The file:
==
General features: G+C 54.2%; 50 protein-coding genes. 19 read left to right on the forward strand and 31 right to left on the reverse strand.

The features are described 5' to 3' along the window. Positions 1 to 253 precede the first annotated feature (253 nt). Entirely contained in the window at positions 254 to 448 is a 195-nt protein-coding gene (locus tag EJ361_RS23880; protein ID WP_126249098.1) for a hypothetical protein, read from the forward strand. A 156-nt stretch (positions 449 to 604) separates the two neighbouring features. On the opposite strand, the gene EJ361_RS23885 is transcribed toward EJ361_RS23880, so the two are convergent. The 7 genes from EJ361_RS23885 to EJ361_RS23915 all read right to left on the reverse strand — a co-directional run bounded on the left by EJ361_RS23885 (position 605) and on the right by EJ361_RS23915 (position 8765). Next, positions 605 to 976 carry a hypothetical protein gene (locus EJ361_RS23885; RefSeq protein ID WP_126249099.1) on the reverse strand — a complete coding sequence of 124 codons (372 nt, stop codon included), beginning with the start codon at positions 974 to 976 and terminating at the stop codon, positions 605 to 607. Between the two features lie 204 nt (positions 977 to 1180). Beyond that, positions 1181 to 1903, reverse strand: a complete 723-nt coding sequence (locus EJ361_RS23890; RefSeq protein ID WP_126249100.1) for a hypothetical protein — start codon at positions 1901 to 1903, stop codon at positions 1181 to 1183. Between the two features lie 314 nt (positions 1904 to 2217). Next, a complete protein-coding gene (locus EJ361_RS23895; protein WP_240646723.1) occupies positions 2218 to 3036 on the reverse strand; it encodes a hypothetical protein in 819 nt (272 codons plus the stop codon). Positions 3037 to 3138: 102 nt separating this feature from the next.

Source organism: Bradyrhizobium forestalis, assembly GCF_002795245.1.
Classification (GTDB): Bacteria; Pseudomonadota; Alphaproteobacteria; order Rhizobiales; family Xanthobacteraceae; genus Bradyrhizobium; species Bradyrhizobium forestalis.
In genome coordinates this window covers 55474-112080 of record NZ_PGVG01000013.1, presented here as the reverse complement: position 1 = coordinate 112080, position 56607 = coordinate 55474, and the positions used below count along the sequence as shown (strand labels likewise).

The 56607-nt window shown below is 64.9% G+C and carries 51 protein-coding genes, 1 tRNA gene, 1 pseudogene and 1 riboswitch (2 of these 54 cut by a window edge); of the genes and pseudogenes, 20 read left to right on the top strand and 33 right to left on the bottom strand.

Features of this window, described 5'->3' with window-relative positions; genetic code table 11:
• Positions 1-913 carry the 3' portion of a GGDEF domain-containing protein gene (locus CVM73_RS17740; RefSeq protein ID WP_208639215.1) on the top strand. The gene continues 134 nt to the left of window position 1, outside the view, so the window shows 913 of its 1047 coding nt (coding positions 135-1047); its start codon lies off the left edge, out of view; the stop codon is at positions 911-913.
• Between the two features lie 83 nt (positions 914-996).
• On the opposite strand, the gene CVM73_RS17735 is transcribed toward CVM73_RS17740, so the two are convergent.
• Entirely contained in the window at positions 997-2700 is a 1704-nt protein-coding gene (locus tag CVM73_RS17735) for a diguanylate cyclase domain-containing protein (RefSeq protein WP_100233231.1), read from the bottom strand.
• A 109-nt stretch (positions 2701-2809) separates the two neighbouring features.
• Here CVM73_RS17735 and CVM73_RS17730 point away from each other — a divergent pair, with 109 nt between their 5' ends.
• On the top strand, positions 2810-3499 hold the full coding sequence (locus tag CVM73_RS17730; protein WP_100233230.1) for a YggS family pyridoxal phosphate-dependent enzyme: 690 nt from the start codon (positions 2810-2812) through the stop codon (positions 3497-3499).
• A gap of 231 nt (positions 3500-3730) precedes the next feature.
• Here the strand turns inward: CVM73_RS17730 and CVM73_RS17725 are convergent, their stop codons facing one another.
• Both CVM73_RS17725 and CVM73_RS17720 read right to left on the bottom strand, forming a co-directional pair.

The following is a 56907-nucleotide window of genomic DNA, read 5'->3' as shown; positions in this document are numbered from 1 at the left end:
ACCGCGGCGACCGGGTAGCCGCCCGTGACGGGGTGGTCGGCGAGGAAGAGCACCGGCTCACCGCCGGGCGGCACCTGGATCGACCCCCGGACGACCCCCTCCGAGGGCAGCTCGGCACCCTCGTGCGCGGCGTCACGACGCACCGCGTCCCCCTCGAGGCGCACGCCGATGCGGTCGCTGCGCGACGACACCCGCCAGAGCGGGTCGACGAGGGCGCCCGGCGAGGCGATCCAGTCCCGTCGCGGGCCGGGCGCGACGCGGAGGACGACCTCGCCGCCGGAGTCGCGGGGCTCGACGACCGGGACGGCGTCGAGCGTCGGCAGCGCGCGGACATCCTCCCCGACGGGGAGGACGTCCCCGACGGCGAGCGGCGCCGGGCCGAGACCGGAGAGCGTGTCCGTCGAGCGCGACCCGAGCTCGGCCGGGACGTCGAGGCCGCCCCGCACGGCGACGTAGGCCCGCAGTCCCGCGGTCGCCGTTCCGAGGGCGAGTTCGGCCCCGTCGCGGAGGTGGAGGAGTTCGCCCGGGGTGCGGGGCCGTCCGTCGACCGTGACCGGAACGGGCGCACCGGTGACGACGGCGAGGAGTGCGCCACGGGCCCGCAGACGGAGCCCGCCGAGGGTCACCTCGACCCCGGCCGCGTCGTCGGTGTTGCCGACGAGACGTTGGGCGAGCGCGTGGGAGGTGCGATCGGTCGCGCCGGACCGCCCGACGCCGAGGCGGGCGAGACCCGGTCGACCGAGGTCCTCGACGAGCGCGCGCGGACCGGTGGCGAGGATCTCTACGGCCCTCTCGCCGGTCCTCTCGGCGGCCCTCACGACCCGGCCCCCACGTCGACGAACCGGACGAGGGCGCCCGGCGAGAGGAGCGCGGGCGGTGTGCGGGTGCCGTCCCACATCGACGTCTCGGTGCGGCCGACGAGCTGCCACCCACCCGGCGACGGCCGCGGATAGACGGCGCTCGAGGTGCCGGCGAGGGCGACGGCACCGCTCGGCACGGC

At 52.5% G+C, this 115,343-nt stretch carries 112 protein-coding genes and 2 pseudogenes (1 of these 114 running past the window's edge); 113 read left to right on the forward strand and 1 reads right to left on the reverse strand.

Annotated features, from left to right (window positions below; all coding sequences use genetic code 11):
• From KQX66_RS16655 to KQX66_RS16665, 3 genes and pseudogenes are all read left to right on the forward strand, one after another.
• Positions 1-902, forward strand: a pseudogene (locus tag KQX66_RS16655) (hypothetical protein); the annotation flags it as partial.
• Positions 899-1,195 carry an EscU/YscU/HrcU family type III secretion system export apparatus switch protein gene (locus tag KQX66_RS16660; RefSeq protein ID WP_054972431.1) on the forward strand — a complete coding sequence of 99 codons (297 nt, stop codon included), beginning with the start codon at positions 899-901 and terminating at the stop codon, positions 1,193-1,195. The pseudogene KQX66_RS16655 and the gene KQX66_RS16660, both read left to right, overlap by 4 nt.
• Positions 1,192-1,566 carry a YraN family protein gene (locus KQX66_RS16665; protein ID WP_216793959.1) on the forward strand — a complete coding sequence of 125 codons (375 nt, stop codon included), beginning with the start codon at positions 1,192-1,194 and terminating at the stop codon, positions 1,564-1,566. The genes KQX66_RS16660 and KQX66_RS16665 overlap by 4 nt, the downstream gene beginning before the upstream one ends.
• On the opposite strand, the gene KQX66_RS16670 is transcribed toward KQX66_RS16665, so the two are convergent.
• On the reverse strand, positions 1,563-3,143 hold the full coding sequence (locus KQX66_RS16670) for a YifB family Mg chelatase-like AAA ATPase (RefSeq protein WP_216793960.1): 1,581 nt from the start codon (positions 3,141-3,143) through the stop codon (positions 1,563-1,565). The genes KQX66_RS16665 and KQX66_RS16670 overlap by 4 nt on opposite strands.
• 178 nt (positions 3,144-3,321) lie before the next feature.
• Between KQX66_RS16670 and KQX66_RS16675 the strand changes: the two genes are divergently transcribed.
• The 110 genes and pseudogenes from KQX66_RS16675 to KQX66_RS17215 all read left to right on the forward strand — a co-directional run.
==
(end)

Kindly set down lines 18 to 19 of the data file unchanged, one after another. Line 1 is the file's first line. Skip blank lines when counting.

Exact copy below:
The following is a 56907-nucleotide window of genomic DNA, read 5'->3' as shown; positions in this document are numbered from 1 at the left end:
ACCGCGGCGACCGGGTAGCCGCCCGTGACGGGGTGGTCGGCGAGGAAGAGCACCGGCTCACCGCCGGGCGGCACCTGGATCGACCCCCGGACGACCCCCTCCGAGGGCAGCTCGGCACCCTCGTGCGCGGCGTCACGACGCACCGCGTCCCCCTCGAGGCGCACGCCGATGCGGTCGCTGCGCGACGACACCCGCCAGAGCGGGTCGACGAGGGCGCCCGGCGAGGCGATCCAGTCCCGTCGCGGGCCGGGCGCGACGCGGAGGACGACCTCGCCGCCGGAGTCGCGGGGCTCGACGACCGGGACGGCGTCGAGCGTCGGCAGCGCGCGGACATCCTCCCCGACGGGGAGGACGTCCCCGACGGCGAGCGGCGCCGGGCCGAGACCGGAGAGCGTGTCCGTCGAGCGCGACCCGAGCTCGGCCGGGACGTCGAGGCCGCCCCGCACGGCGACGTAGGCCCGCAGTCCCGCGGTCGCCGTTCCGAGGGCGAGTTCGGCCCCGTCGCGGAGGTGGAGGAGTTCGCCCGGGGTGCGGGGCCGTCCGTCGACCGTGACCGGAACGGGCGCACCGGTGACGACGGCGAGGAGTGCGCCACGGGCCCGCAGACGGAGCCCGCCGAGGGTCACCTCGACCCCGGCCGCGTCGTCGGTGTTGCCGACGAGACGTTGGGCGAGCGCGTGGGAGGTGCGATCGGTCGCGCCGGACCGCCCGACGCCGAGGCGGGCGAGACCCGGTCGACCGAGGTCCTCGACGAGCGCGCGCGGACCGGTGGCGAGGATCTCTACGGCCCTCTCGCCGGTCCTCTCGGCGGCCCTCACGACCCGGCCCCCACGTCGACGAACCGGACGAGGGCGCCCGGCGAGAGGAGCGCGGGCGGTGTGCGGGTGCCGTCCCACATCGACGTCTCGGTGCGGCCGACGAGCTGCCACCCACCCGGCGACGGCCGCGGATAGACGGCGCTCGAGGTGCCGGCGAGGGCGACGGCACCGCTCGGCACGGC